About Amy Renea

Amy is a freelance photographer and writer based out of Hershey, PA. She spends her days chasing children and chickens around the back yard, sipping on dandelion tea and munching on sweet potato chips. Come visit the Nest for All Seasons to learn more about her food, photography, DIY designs and modern garden living!

Drinking Dandelions

Photo by Amy Renea

Dandelions are perhaps the most recognizable weed in America.  Those little yellow tops pepper the lawns of homes and universities alike, and keep lawn care companies in business.  Of course, you might not know that those leaves and those little yellow button tops are completely edible.  Many of our weeds are!  Remember purslane?

Today’s weed though is that sweet little flower that we love blowing in the wind to alight our wishes.  (p.s. Don’t eat those seeds — they don’t taste very good!  Just eat the flowers and leaves!)

hibiscus and dandelion tea / photo by Amy Renea

My favorite way to eat dandelions is in a sweet dandelion hibiscus tea.  A combination of sweet and slightly bitter, the tea is perfect for breakfast as a hot tea and also works as a sweet iced tea in the afternoon.

For the full recipe, visit A Nest for All Seasons and start brewing!

I knew you might want more than just tea, so I’ve collected some of my favorite dandelion recipes for you!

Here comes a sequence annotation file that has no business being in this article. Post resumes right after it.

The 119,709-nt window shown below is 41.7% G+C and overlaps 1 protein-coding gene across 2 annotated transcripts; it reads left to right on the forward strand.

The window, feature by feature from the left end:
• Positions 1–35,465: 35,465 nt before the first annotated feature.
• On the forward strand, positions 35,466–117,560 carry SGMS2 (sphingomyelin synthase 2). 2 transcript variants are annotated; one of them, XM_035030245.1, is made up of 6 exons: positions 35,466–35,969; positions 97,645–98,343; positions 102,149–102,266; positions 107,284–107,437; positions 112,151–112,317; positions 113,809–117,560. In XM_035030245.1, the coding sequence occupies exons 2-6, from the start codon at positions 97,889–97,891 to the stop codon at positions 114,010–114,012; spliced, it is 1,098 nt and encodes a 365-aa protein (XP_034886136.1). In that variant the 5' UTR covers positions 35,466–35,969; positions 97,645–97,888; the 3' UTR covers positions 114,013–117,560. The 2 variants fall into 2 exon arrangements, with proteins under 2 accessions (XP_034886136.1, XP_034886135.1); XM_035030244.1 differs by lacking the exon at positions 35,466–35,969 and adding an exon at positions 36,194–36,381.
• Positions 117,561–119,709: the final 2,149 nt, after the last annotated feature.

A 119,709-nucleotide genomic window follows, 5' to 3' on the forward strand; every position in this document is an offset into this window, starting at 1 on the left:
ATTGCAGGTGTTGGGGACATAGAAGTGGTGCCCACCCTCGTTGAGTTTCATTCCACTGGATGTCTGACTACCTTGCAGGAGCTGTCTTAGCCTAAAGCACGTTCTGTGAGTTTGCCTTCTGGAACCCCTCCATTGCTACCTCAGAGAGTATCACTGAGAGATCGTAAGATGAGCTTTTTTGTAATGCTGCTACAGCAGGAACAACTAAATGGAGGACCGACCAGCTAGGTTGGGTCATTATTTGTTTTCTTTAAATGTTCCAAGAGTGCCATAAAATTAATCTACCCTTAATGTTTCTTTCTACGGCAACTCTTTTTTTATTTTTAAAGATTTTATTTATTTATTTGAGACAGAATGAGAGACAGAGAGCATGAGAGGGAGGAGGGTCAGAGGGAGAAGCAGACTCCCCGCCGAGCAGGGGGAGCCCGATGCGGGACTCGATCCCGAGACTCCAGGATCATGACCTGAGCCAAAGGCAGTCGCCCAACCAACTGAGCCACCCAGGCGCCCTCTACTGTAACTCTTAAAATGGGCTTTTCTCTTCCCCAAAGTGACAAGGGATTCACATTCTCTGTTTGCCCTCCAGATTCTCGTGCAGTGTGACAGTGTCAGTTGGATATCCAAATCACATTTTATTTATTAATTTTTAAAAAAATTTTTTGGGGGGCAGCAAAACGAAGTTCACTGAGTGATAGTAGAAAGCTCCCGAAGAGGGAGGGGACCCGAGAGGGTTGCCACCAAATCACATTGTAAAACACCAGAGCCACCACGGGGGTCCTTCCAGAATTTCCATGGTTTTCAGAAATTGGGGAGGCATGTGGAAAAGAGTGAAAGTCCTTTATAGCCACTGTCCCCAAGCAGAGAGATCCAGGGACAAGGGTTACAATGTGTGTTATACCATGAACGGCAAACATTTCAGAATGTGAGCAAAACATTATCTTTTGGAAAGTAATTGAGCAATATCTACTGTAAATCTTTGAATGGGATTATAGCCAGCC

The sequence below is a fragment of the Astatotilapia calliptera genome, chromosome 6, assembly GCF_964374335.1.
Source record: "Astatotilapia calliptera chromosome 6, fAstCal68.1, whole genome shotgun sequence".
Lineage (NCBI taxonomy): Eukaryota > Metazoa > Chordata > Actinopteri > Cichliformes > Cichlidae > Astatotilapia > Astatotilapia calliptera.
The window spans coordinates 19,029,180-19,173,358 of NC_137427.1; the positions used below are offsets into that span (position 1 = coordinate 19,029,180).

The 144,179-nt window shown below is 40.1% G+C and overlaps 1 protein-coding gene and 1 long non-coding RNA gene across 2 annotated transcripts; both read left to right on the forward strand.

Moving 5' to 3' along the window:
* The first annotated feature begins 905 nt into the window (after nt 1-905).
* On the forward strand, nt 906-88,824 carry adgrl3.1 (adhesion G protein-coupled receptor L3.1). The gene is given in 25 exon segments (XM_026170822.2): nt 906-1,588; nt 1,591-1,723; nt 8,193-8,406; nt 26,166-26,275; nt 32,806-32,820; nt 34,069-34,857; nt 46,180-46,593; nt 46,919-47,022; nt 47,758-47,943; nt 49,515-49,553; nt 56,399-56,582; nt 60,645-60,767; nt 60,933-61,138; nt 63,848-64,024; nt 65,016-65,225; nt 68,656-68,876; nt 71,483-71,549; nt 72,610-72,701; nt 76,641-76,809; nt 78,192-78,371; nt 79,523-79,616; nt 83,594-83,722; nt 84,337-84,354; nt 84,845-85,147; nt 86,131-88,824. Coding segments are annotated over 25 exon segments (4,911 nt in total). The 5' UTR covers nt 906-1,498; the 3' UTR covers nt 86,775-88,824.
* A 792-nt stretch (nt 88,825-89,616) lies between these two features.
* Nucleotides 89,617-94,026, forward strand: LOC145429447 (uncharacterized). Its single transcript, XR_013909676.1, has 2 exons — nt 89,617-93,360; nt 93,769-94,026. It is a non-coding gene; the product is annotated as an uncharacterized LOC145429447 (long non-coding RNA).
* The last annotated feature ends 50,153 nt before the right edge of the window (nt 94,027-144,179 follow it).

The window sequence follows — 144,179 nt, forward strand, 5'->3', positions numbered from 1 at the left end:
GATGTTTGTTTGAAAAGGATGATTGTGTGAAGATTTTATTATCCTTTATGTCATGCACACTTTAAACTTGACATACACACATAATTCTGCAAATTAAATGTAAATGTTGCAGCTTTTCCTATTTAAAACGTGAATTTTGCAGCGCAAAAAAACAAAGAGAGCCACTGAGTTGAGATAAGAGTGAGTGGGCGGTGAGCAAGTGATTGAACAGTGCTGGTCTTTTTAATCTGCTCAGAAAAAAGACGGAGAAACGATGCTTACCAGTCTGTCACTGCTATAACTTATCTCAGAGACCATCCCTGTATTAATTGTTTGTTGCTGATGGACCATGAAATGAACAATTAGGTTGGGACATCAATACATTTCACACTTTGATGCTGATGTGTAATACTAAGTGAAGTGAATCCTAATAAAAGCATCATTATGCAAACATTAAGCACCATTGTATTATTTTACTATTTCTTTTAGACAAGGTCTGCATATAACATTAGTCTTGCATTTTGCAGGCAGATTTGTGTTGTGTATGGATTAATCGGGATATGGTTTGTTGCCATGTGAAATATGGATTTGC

Let’s start with more beverages:

  • My Herbal Journey has a wonderful Dandelion Tea Recipe, while Mother Earth News has a delicious Dandelion Wine.
  • To preserve the fruit, you might want to try a Dandelion Jelly.  The Best Nest has a good recipe!
  • Last, but not least, how about a Dandelion Coffee?  Did you know that folks often made dandelion coffee during the Great Depression when coffee was hard to come by?  It is certainly not as good as our favorite brew, but is a pretty good understudy!  Check out this recipe on www.learningherbs.com.

Are you convinced yet?  Go pick a couple of those little lovelies and give them a try!  You never know — you might just find your new favorite free food!

About Amy Renea

Amy is a freelance photographer and writer based out of Hershey, PA. She spends her days chasing children and chickens around the back yard, sipping on dandelion tea and munching on sweet potato chips. Come visit the Nest for All Seasons to learn more about her food, photography, DIY designs and modern garden living!

Duo of Planting Ideas for Tin Cans

Photo by Amy Renea